Paul Jacob

“Sometimes conservatives get tagged as being against all government,” said Sen. Rand Paul at a Reagan Library event the other day. “I’m not against all government. I’m actually for $2.6 trillion dollars worth,” he said. “I’m for spending what comes in, but nothing in excess of what comes in.”

Yes, he’s running for the presidency. You can tell, because he’s appealing directly to the masses of Americans who, not without some reason, like big government but are afraid of “out-of-control” government. He’s trying to stake out a middle ground, a “common sense” ground.

Alas, it’s more a muddle ground than a middle ground, and it’s not very sensible.

On the face of it, he sounds reasonable: Unbalanced budgets are a huge problem, a looming threat to America’s future. His idea? Stop deficit spending. Just spend what the government takes in as normal revenue.

What could be more commonsensical than that?

This should be the bipartisan, transpartisan norm. Something we can all agree upon.

Washington insiders, of course, hate such talk, because it would curb their spending, and suggest a whole different way to manage “the economy” than the current “method.” But regular Americans, of all parties, know that debt cannot accumulate and grow forever, and that priorities demand some sacrifice. This is not “austerity” so much as . . . real world budgeting.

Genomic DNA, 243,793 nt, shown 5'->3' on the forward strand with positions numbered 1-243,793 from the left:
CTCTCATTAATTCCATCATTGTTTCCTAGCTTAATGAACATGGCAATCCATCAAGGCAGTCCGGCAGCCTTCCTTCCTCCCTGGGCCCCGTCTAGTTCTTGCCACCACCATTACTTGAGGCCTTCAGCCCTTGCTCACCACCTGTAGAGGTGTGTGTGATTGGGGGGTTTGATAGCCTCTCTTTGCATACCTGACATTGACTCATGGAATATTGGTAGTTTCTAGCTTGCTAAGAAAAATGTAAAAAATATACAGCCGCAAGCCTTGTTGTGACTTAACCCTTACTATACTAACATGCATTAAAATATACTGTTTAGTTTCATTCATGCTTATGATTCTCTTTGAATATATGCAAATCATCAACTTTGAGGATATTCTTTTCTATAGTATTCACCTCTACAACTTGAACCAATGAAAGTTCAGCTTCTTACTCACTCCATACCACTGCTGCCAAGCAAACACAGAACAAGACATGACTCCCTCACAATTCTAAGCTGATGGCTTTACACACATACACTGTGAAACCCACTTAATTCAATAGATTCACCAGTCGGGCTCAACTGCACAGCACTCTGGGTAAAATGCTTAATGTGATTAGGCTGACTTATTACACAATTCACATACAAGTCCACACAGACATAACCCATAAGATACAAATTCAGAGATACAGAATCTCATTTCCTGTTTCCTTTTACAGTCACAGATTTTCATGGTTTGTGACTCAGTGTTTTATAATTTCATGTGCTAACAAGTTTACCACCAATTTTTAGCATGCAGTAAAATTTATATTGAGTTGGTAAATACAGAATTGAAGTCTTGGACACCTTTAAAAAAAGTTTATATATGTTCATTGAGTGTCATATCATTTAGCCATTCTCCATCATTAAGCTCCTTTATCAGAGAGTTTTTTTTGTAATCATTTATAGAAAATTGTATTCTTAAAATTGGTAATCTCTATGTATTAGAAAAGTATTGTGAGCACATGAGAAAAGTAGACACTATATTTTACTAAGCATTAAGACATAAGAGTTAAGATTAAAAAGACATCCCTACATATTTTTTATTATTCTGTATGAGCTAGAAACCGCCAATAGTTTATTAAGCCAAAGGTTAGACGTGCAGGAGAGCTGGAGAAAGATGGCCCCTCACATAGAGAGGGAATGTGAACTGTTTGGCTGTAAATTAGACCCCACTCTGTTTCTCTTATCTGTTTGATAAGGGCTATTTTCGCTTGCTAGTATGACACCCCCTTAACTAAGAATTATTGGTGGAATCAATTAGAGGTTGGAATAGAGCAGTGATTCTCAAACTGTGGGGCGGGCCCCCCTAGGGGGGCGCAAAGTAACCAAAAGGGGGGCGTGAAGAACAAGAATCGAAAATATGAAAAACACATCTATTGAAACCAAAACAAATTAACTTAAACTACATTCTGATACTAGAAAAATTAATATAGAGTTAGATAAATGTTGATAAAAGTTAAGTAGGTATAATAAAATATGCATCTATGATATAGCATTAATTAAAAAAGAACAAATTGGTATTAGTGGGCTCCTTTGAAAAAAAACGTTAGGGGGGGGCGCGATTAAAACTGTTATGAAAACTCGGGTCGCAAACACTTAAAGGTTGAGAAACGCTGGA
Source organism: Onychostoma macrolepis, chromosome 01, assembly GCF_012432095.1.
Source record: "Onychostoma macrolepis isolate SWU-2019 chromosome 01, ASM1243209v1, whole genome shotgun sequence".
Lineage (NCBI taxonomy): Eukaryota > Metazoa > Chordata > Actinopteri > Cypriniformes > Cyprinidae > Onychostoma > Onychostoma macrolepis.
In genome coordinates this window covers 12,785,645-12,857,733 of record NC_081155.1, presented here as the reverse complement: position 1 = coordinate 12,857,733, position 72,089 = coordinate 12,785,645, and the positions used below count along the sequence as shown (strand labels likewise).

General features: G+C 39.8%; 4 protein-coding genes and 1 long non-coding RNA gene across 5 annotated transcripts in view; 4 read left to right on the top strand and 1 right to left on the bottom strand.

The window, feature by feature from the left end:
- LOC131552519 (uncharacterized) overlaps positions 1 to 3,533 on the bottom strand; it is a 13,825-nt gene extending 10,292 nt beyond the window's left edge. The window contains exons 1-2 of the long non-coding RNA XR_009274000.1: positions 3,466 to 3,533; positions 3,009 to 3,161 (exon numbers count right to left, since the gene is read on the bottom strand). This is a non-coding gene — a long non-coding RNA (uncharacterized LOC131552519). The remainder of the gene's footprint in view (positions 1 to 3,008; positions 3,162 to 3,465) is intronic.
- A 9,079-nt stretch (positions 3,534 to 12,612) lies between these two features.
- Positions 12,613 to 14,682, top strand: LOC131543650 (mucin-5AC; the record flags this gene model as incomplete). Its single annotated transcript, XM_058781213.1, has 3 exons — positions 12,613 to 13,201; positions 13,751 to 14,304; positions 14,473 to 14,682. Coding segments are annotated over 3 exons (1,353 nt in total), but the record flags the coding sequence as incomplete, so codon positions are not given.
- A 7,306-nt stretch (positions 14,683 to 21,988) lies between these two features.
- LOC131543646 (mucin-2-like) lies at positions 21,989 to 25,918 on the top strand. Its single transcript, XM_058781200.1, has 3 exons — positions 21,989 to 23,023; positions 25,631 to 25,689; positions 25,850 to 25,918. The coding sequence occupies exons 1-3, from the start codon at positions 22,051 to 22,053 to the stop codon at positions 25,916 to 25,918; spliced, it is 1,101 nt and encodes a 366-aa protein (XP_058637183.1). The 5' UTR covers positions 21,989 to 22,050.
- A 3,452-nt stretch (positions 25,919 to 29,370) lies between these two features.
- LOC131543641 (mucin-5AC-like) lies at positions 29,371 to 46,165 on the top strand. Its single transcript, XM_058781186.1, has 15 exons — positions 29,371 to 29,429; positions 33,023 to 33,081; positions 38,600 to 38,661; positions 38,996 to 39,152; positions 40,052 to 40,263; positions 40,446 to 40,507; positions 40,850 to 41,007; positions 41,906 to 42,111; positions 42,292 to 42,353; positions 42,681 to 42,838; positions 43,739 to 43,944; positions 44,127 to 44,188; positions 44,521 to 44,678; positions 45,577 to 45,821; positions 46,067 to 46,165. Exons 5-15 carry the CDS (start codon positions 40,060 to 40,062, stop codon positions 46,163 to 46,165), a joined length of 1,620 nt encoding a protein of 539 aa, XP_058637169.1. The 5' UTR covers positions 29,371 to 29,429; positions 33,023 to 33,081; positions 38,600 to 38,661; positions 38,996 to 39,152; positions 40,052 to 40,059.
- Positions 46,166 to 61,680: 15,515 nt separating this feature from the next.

But, as basic as it is, it’s something of an illusion.

Time Is Not On Our Side
Federal revenue, not including loans, amounts to $2.6 trillion. So, if the government spent that amount, we’d be fine, right?

This year. But next year, the amount to spend will grow, and the year after, it will grow further.

Why? Because spending is driven, in no small part, by Social Security, Medicare, Medicaid, and now Obamacare (the last is not an official department, of course).

Such “entitlement” spending depends on claims made by citizens: citizens retiring, or citizens going to the doctor, hospital, or pharmacist. The current entitlement system is set up to grow and grow and grow. So a simple “I like 2.6 trillion dollars’ worth of government” mantra means almost nothing.


Paul Jacob

Paul Jacob is President of Citizens in Charge Foundation and Citizens in Charge. His daily Common Sense commentary appears on the Web and via e-mail.
 



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